The 'other' Ringling brother's legacy



Though he played a major role in the family's circus business and Sarasota's 1920s real estate boom, Charles Ringling lived in the shadow of his more famous brother, John.

One of many posters for the circus, this depicts the Ringling brothers, from top, Alf, Al, John, Otto and Charles.

John Ringling is known today for being the public face of the Ringling Brothers and Barnum & Bailey Circus, "the Greatest Show on Earth," and the namesake of world-renowned art museum and art school, to list but a few.

But lesser-known Charles Ringling left an equally impressive mark on Sarasota. Ringling Boulevard, for instance, is named for him, and not John, and he developed numerous buildings that remain a part of the city's tapestry to this day.

"Truly, the Ringling family members developed so much of what we enjoy today in Sarasota," said Ron McCarty, curator of the John Ringling mansion Cà d'Zan.

When the 1920s took development beyond Sarasota's earliest commercial core, for instance, few builders were more prominent or prolific than Charles Ringling.

Most notably, he was the developer of the Charles Ringling Building, located on the boulevard that is named after him.

Built in 1925 and 1926 and situated near the Sarasota County Courthouse, the building remains one of the more visible and enduring historic structures from before World War II downtown.

Designed by Milwaukee architect John S. Sheperd, construction was initially budgeted at $50,000, but the final price tag was $65,000 — a considerable sum at the time.

It is believed the price increased, in part, stemmed from a railroad embargo that reduced the availability of building materials, and a local union strike that raised construction workers' pay from 85 cents to $1 per hour.

The Sarasota County Administration Building on Ringling Boulevard in Sarasota. It was built as the S
The Sarasota County Administration Building on Ringling Boulevard in Sarasota. It was built as the Sarasota Terrace Hotel in 1925 by developer Charles Ringling, who came to Sarasota 100 years ago and played an important role in the city's development during the 1920s boom. Staff photo / Harold Bubil

When completed, the Mediterranean Revival-style building was described by the press as "having an Italian design with a Spanish influence."

The building, which today is listed in the National Register of Historic Places, has been home to a series of grocery stores, restaurants and night clubs over the years.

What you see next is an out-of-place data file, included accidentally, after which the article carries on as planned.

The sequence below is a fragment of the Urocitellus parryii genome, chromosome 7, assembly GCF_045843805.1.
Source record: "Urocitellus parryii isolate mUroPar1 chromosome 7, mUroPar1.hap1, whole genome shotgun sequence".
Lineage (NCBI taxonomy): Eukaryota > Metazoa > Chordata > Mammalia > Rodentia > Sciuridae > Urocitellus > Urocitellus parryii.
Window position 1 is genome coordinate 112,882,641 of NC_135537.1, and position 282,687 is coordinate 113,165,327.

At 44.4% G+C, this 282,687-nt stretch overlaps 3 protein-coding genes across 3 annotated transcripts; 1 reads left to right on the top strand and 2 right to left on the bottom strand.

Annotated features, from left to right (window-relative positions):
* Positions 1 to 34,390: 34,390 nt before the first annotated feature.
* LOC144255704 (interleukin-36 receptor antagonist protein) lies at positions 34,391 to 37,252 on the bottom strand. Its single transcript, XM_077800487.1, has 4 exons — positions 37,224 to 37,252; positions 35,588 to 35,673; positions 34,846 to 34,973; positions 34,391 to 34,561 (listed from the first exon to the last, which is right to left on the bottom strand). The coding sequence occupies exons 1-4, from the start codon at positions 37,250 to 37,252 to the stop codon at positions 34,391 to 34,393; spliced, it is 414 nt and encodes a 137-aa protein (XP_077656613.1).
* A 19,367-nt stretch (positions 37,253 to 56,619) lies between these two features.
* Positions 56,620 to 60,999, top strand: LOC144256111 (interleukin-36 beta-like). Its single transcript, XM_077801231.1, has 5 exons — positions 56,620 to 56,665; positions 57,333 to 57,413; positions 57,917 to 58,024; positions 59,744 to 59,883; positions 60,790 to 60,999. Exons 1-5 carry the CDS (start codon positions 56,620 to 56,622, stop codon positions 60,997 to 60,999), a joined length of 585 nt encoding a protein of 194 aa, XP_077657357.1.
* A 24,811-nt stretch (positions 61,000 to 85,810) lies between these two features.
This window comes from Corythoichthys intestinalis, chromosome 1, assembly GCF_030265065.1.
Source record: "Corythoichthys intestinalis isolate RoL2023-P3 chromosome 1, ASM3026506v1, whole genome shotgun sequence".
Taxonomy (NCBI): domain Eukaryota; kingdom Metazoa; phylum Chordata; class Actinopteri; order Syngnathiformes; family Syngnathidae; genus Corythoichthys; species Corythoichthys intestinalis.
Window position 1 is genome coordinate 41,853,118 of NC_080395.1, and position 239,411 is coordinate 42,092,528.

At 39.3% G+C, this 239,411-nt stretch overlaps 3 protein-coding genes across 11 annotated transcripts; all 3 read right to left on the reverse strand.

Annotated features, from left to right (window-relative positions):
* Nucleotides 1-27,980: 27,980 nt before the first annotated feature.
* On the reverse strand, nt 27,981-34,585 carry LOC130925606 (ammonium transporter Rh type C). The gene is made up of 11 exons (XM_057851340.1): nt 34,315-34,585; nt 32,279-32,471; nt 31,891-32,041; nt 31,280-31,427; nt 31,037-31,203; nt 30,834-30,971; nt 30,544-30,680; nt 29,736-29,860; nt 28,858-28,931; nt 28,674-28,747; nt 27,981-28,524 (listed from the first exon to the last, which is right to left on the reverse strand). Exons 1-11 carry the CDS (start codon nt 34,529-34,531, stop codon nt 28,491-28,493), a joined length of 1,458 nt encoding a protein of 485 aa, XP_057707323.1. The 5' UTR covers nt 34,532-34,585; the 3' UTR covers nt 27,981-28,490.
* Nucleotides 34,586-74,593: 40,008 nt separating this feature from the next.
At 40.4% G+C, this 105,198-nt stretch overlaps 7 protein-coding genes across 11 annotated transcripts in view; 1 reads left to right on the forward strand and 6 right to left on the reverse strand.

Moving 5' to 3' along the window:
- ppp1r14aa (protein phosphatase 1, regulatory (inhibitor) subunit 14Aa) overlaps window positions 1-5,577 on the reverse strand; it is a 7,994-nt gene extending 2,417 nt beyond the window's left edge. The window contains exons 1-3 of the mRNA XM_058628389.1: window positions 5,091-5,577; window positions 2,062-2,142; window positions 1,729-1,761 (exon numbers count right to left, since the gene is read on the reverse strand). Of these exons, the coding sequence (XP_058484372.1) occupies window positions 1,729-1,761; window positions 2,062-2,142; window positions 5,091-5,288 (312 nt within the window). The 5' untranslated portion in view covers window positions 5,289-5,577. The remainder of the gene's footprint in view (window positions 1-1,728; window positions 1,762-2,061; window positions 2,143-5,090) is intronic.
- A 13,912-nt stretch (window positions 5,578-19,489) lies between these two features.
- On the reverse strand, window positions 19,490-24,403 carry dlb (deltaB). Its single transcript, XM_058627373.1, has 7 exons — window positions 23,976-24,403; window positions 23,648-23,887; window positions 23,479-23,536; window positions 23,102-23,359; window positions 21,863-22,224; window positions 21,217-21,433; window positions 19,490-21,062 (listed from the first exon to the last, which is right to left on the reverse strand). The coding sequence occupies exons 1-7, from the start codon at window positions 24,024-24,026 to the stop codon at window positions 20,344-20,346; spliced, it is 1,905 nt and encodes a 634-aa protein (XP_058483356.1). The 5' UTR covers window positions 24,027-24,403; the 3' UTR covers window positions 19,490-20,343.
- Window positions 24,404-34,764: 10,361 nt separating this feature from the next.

Charles Ringling also donated the land for nearby civic structures, including the courthouse, the architecturally significant Terrace Building, and the the Atlantic Coast Line Railroad station that once stood nearby.

Four years earlier, Charles Ringling had purchased land from the Sarasota Golf Holding Co. — a company in which John Hamilton Gillespie, Sarasota's first mayor, was an executive — and platted a new subdivision.

The subdivision had the train station at its eastern end and a grand hotel, financed by the Adair Realty and Trust Co. of Atlanta, as its centerpiece.

Charles Ringling felt tourists would be able to step off the train and stay in his 10-story Sarasota Terrace Hotel — which opened on June 24, 1926 — and be in the heart of the city.

He planned to build 150 Spanish-style homes in the subdivision, so he formed the Sarasota Home Building Co.

Additionally, Charles Ringling owned 53 commercial lots downtown, and a 33,000-acre ranch next to the site of where Myakka River State Park stands today.

Centennial anniversary

This week, to commemorate the 100th anniversary of his arrival in Sarasota, Charles Ringling and his famous family will again be in the spotlight.

On Tuesday, Charles Ringling will be the subject of a program at 7 p.m. at Crocker Church, 1260 12th St., Sarasota.

Titled "Charles Ringling: Brother in the Shadow," the program will offer a retrospective on the significant work the lesser-known brother did here, even while running the day-to-day operations of the family's famous circus.

During the program, McCarty and Deborah Walk, curator of the Circus Museum at the Ringling Museum of Art, will speak about Charles Ringling's influence on the economic and cultural development of Sarasota.

The program is free to members of the Historical Society of Sarasota County, and $10 for non-members.

"We will be focusing on Charles Ringling, of course," said McCarty. "But we also will be including lots of information about John and their sister, Ida Ringling North, to provide insight into their family holdings in Sarasota and their investments in Sarasota's future."

Charles Ringling was born on Dec. 2, 1863, in MacGregor, Iowa, and married the former Edith Conway in 1892. Together, they had two children, a son, Robert, and a daughter, Hester.

By 1907, after years of growth, the seven Ringling brothers bought out the Barnum and Bailey Circus and claimed the title "The Greatest Show on Earth."

Charles Ringling was in charge of production.

Civic leader

He first came to Sarasota in 1912, to visit his brother John, and became so fond of the area that he began splitting time here and his estate in Evanston, Ill.

Eventually, John focused on building along the coast and the waterfront, while Charles invested heavily downtown and greatly influenced the development of the city's business district.

As an outgrowth of his development work, he became president of the Sarasota Chamber of Commerce in 1925, and founded the Ringling Bank and Trust Co., where he was president.

Charles Ringling died on Dec. 3, 1926, shortly after his office building and residence were completed. He was buried locally, in Manasota Park.

Last modified: December 10, 2012
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